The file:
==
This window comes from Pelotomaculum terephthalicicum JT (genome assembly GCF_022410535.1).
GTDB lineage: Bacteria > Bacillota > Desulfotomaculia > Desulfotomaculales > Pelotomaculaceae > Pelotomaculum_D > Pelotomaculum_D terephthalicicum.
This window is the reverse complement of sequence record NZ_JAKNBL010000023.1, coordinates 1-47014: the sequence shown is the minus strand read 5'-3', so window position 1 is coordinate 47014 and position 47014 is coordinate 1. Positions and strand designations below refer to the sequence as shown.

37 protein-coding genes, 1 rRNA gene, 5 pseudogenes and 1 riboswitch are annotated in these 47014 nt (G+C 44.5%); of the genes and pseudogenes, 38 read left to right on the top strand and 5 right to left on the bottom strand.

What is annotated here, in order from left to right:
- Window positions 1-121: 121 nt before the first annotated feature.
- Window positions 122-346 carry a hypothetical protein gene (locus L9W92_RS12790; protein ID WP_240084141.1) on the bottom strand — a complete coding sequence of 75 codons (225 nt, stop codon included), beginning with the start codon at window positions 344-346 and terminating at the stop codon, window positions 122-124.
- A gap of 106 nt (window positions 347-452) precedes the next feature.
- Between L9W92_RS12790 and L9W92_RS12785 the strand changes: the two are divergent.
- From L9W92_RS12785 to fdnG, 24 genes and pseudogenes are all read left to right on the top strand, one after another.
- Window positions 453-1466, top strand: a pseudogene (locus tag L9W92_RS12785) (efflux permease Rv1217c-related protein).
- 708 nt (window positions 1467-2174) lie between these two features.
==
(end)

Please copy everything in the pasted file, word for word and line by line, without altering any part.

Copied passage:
This window comes from Pelotomaculum terephthalicicum JT (genome assembly GCF_022410535.1).
GTDB lineage: Bacteria > Bacillota > Desulfotomaculia > Desulfotomaculales > Pelotomaculaceae > Pelotomaculum_D > Pelotomaculum_D terephthalicicum.
This window is the reverse complement of sequence record NZ_JAKNBL010000023.1, coordinates 1-47014: the sequence shown is the minus strand read 5'-3', so window position 1 is coordinate 47014 and position 47014 is coordinate 1. Positions and strand designations below refer to the sequence as shown.

37 protein-coding genes, 1 rRNA gene, 5 pseudogenes and 1 riboswitch are annotated in these 47014 nt (G+C 44.5%); of the genes and pseudogenes, 38 read left to right on the top strand and 5 right to left on the bottom strand.

What is annotated here, in order from left to right:
- Window positions 1-121: 121 nt before the first annotated feature.
- Window positions 122-346 carry a hypothetical protein gene (locus L9W92_RS12790; protein ID WP_240084141.1) on the bottom strand — a complete coding sequence of 75 codons (225 nt, stop codon included), beginning with the start codon at window positions 344-346 and terminating at the stop codon, window positions 122-124.
- A gap of 106 nt (window positions 347-452) precedes the next feature.
- Between L9W92_RS12790 and L9W92_RS12785 the strand changes: the two are divergent.
- From L9W92_RS12785 to fdnG, 24 genes and pseudogenes are all read left to right on the top strand, one after another.
- Window positions 453-1466, top strand: a pseudogene (locus tag L9W92_RS12785) (efflux permease Rv1217c-related protein).
- 708 nt (window positions 1467-2174) lie between these two features.